Sfogliatelle – The Pastry Beyond Time

How do you describe sfogliatelle beyond perhaps as one of Abruzzo’s and Southern Italy’s favourite indulgences?

The time that goes into making these gorgeous pastries is justified by the eternal lip-smacking sensation at mere mention of them, looking to your fingertips as you recall the licking and rubbing  of your fingers when finishing one.  Sfogliatelle are named after folio, the precious pieces of paper in antiquity and when multi-layered like any good rare book their inner sweetmeat provides a citrus cream richness that works on any mezzogiorno high summer day, as well as a winter as perhaps for a decadent comfort treat.

Joe CicalaThe recipe below and step-by-step photos are from Le Virtu’s Chef Joe Cicala is the original but do expect to bump into variations including savoury and even chocolate or jam and ricotta variations…  A day out to make pastries is a little decadent but oh what a pastry result.



Make a well with 360 g plain flour and a teaspoon of salt. Pour in 180 ml cup of water.

Mix with hands gradually incorporating the flour until a rough dough forms.

Knead dough for 10 minutes until all the flour is incorporated. (it will seem a little drier than normal pasta).

Form the dough into a ball and refrigerate for 2 hours (wrapped in plastic).

Remove from fridge and press the dough with hands to form a thick pancake.

Pass through the pasta roller continuously on the widest setting to knead the dough. Fold in half every 3rd pass. This will knead the dough and develop the gluten. You are looking for a silky smooth dough. It may take up to 20 minutes of kneading.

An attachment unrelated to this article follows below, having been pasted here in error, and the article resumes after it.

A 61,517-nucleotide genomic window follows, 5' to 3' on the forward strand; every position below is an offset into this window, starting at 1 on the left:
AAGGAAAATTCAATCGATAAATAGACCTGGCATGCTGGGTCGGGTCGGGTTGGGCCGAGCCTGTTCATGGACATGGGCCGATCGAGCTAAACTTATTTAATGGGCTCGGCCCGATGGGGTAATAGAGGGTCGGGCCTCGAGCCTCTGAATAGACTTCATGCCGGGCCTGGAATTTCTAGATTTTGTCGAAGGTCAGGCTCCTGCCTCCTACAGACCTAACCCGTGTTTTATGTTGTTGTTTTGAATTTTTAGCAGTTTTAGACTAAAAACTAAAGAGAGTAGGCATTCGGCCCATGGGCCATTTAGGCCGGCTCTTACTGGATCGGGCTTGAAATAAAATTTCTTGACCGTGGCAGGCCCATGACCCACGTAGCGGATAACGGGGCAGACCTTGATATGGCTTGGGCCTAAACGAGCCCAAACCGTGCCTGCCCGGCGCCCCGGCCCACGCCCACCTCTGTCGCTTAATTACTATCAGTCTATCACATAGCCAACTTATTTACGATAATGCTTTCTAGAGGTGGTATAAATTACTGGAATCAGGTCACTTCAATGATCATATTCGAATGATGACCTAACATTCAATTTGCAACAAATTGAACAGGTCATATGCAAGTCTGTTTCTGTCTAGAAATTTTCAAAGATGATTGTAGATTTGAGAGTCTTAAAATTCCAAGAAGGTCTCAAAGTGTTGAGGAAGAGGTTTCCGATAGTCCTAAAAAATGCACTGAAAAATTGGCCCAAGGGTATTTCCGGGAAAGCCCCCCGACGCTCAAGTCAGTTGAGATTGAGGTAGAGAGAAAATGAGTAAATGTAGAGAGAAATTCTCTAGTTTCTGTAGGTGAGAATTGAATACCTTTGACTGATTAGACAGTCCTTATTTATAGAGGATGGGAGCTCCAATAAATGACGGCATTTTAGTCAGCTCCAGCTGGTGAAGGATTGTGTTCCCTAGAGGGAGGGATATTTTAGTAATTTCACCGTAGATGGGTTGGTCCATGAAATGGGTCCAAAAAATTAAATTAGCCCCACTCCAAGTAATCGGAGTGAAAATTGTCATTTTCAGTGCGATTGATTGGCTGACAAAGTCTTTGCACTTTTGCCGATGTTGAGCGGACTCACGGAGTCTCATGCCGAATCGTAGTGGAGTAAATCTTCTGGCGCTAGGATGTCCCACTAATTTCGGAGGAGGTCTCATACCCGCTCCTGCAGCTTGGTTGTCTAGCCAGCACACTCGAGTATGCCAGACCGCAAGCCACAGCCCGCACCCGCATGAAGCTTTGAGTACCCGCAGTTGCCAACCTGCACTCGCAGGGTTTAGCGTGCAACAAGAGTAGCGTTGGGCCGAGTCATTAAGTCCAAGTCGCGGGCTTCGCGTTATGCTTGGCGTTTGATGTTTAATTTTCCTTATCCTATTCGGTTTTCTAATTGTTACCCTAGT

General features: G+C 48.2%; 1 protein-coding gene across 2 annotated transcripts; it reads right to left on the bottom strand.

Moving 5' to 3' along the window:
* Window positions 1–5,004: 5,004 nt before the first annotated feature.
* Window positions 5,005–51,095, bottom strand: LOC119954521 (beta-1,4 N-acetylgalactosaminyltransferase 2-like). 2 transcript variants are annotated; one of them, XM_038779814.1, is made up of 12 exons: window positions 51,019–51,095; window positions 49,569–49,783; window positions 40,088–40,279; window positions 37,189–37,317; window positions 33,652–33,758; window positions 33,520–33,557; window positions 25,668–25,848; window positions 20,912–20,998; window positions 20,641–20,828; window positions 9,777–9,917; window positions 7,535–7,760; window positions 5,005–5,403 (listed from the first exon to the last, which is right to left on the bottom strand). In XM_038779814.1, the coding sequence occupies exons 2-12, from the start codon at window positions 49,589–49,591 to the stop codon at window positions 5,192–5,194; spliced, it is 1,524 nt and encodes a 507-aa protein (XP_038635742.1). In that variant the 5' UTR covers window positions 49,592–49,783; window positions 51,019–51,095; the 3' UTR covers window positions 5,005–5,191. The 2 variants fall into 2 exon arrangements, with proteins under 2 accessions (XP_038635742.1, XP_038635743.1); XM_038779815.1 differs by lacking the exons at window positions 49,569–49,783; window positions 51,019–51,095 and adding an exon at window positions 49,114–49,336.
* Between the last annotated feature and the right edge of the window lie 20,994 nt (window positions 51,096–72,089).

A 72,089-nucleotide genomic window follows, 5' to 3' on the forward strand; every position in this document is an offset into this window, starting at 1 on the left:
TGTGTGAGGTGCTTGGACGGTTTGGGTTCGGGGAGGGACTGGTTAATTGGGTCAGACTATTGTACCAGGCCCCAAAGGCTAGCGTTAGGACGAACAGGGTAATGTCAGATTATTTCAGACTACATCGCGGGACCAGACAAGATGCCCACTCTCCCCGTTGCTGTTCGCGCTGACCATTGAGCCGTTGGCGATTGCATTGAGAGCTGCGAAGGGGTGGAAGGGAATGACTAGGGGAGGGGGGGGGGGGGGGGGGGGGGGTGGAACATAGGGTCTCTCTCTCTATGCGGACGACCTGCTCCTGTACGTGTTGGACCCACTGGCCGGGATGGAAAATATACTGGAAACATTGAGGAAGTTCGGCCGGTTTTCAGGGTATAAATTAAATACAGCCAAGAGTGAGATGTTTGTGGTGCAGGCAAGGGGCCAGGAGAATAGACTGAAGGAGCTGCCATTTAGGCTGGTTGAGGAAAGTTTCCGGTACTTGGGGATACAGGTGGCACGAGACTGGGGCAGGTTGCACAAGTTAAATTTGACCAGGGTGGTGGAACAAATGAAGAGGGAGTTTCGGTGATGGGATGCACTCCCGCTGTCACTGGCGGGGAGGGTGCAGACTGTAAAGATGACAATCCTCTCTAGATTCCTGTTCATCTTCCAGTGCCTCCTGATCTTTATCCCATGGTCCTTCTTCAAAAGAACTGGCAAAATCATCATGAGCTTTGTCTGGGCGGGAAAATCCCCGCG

Form smooth dough into a ball and refrigerate for an additional hour.

Combine 110 g lard with 120 g of butter.

Beat until light and fluffy.

Meanwhile, bring 240 ml water and a 50 g sugar to a boil.

Add 80g of semolina to the sugar/water mixture and cook as if it were polenta.

While the semolina cooks on low pass 380 g of sheep’s milk ricotta through a fine mesh sieve.

Add the ricotta to the semolina mixture and cook for an additional 2 minutes.

Remove from heat and add 2 large eggs, 2 tsp vanilla extract, 1/4 tsp ground cinnamon, and the zest of 2 oranges.

Beat the mixture with a wooden spoon until there are no lumps. Refrigerate until ready to use.
Remove pasta from fridge and cut into 3rds. Pass each 3rd through the pasta roller ending at the thinnest setting.

Cut dough into 1 foot sections and brush liberally with lard/butter mixture.

Start rolling one section of pasta up into a cylinder shape. Place on top of another section and roll again. Repeat this until you have about 5 cm diameter cylinder.

Trim the edges and wrap in plastic. Place in freezer until lightly frozen but still pliable.

Remove from freezer and slice into 12mm inch discs

Take each disc and start working from the middle outward. Spinning it in your hand push the middle out to form a cone.

This is what you are looking for.

Stuff with 1 teaspoon of the ricotta/semolina stuffing.

Seal the edge.

Lay the sfogliatelle on greased silicone baking paper and brush liberally with the remaining lard/butter mixture. Bake in an oven at 200 C until golden brown.

Remove from oven. Let cool. Sprinkle with icing sugar and enjoy!


Sam Dunham
Author: Sam Dunham

Sam is a very lucky midlife 'mamma' to A who is 12 and juggles her work as a self-employed freelance SEO food and travel copywriter and EFL teacher. She is the founder of the Life In Abruzzo Cultural Association, co-founder of Let's Blog Abruzzo. she is the founder of the 'English in the Woods' initiative, teaching English outdoors in a forest style school.

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15 August 2012 14:17

This is a pastry that continues to defeat me…having now completed a full pastry course I am nearly…but only nearly…ready to brave making it again. It is well worth the risk of failure to get it right though as it is difficult to find good versions of it in the UK (the ones you buy at the markets are inevitably stale and stuffed with pastry cream or chocolate cream, not ricotta).

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